We have used the JCMT to survey molecular line emission towards 14 ultracompact HII regions (G5.89, G9.62, G10.30, G10.47, G12.21, G13.87, G29.96, G31.41, G34.26, G43.89, G45.12, G45.45, G45.47, and G75.78). For each source, we observed up to ten 1 GHz bands between 200 and 350 GHz, covering lines of more than 30 species including multiple transitions of CO isotopes, CH3OH, CH3CCH, CH3CN and HCOOCH3, and sulphuretted molecules. The number of transitions detected varied by a factor of 20 between sources; which were chosen following observations of high-excitation ammonia (Cesaroni et al. 1994a) and methyl cyanide (Olmi et al. 1993). In half our sample (the line-poor sources), only (CO)-O-17: (CO)-O-18, SO, (CS)-S-34 and CH3OH were detected. In the line-rich sources, we detected over 150 lines, including high excitation lines of CH3CN, HCOOCH3; C2H5CN, CH3OH, and CH3CCH. We have calculated the physical conditions of the molecular gas. To reproduce the emission from the line-rich sources requires both a hot, dense compact core and an ambient cloud consisting of less dense, cooler gas. The hot cores, which are less than 0.1 pc in size; reach densities of at least 10(8) cm(-3) and temperatures of more than 80 K. The line-poor sources can be modelled without a hot core by a 20-30 K, 10(5) cm(-3) cloud. We find no correlation between the size of the HII region and the current physical conditions in the molecular environment. A comparison with chemical models (Millar et al. 1997) confirms that grain surface chemistry is important in hot cores.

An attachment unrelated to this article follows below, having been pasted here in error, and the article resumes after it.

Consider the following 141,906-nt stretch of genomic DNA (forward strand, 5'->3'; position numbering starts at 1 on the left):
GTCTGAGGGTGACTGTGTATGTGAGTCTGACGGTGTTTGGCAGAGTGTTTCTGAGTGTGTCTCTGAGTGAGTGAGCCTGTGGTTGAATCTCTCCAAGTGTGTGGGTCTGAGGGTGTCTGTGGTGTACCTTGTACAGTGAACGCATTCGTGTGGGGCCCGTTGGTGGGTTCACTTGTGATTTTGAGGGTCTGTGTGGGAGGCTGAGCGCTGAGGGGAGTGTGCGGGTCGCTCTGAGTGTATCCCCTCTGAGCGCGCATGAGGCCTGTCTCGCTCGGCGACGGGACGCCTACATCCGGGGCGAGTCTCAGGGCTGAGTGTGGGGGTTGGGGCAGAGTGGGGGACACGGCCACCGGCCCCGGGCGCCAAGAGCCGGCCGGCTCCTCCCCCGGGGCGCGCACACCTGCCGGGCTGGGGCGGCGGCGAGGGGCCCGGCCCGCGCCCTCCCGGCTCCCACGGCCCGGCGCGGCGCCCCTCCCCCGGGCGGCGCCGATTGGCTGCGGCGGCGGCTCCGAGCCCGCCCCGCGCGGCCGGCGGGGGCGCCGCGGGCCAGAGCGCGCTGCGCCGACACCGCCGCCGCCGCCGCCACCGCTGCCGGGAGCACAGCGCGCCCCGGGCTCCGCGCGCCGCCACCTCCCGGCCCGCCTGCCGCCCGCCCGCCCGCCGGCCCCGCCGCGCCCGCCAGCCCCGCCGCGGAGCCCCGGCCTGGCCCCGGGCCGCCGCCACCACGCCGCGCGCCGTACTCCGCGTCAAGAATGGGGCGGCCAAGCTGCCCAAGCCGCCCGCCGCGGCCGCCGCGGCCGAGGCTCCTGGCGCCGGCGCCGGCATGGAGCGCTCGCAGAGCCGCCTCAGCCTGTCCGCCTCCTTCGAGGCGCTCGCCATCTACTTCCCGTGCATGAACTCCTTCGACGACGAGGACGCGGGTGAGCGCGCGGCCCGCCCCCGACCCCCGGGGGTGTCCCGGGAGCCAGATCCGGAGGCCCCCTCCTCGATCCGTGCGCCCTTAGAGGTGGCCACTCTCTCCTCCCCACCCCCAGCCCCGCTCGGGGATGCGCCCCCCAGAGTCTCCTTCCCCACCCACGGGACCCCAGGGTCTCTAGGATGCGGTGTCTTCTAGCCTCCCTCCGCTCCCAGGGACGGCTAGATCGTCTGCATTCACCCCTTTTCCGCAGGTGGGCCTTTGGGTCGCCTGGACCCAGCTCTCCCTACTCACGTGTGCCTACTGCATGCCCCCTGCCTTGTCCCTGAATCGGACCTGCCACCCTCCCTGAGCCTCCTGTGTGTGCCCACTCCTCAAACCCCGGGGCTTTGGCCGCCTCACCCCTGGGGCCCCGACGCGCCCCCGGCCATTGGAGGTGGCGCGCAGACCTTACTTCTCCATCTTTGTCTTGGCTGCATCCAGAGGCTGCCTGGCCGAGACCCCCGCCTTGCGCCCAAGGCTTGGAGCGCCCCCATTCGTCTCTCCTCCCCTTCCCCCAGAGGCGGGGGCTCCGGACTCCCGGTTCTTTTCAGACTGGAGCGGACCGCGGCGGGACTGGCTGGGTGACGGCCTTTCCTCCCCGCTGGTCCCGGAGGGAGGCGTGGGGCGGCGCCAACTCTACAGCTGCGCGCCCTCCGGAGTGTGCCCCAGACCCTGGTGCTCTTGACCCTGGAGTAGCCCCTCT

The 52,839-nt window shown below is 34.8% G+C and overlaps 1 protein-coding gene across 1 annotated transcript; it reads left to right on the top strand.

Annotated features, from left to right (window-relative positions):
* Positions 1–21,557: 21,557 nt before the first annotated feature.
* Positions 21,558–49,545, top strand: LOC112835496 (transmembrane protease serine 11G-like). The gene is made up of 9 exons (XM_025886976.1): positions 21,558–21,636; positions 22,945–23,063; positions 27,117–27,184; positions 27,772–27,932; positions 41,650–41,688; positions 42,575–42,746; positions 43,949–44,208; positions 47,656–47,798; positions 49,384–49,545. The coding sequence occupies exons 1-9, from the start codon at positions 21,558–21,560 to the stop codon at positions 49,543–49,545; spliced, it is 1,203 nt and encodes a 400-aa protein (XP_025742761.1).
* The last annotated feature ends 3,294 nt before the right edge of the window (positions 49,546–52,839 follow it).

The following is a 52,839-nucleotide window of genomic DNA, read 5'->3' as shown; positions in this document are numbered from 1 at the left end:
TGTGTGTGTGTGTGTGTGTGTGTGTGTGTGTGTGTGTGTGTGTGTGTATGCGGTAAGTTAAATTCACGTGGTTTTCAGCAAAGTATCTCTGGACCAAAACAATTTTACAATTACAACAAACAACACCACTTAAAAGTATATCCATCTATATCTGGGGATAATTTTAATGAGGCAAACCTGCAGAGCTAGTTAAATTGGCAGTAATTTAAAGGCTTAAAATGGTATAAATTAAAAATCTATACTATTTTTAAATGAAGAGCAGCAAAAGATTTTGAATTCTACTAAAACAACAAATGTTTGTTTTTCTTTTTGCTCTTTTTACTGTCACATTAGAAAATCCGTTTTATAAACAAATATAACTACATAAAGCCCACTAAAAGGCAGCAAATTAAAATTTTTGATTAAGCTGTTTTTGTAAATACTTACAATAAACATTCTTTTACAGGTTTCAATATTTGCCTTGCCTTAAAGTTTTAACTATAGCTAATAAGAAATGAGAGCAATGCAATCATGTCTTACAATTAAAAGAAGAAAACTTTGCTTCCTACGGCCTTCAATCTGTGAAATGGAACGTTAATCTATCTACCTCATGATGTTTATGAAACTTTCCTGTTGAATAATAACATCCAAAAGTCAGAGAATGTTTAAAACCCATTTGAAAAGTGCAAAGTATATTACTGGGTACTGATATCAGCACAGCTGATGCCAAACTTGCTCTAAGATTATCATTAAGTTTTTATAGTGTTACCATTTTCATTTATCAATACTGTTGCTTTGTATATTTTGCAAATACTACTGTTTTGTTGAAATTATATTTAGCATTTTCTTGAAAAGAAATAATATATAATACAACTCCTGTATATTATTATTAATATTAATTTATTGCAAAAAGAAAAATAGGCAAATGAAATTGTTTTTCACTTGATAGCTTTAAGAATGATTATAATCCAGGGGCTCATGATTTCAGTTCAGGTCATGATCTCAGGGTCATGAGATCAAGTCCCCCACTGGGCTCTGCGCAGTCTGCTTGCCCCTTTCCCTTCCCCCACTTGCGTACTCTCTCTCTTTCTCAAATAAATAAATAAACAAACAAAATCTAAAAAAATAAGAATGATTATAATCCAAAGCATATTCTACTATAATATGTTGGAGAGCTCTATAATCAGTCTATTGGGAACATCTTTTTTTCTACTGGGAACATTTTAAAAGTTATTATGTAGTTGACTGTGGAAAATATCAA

|Number of pages||21|
|Journal||Astronomy and Astrophysics Supplement Series|
|Publication status||Published - 02 Nov 1998|
ASJC Scopus subject areas
- Physics and Astronomy(all)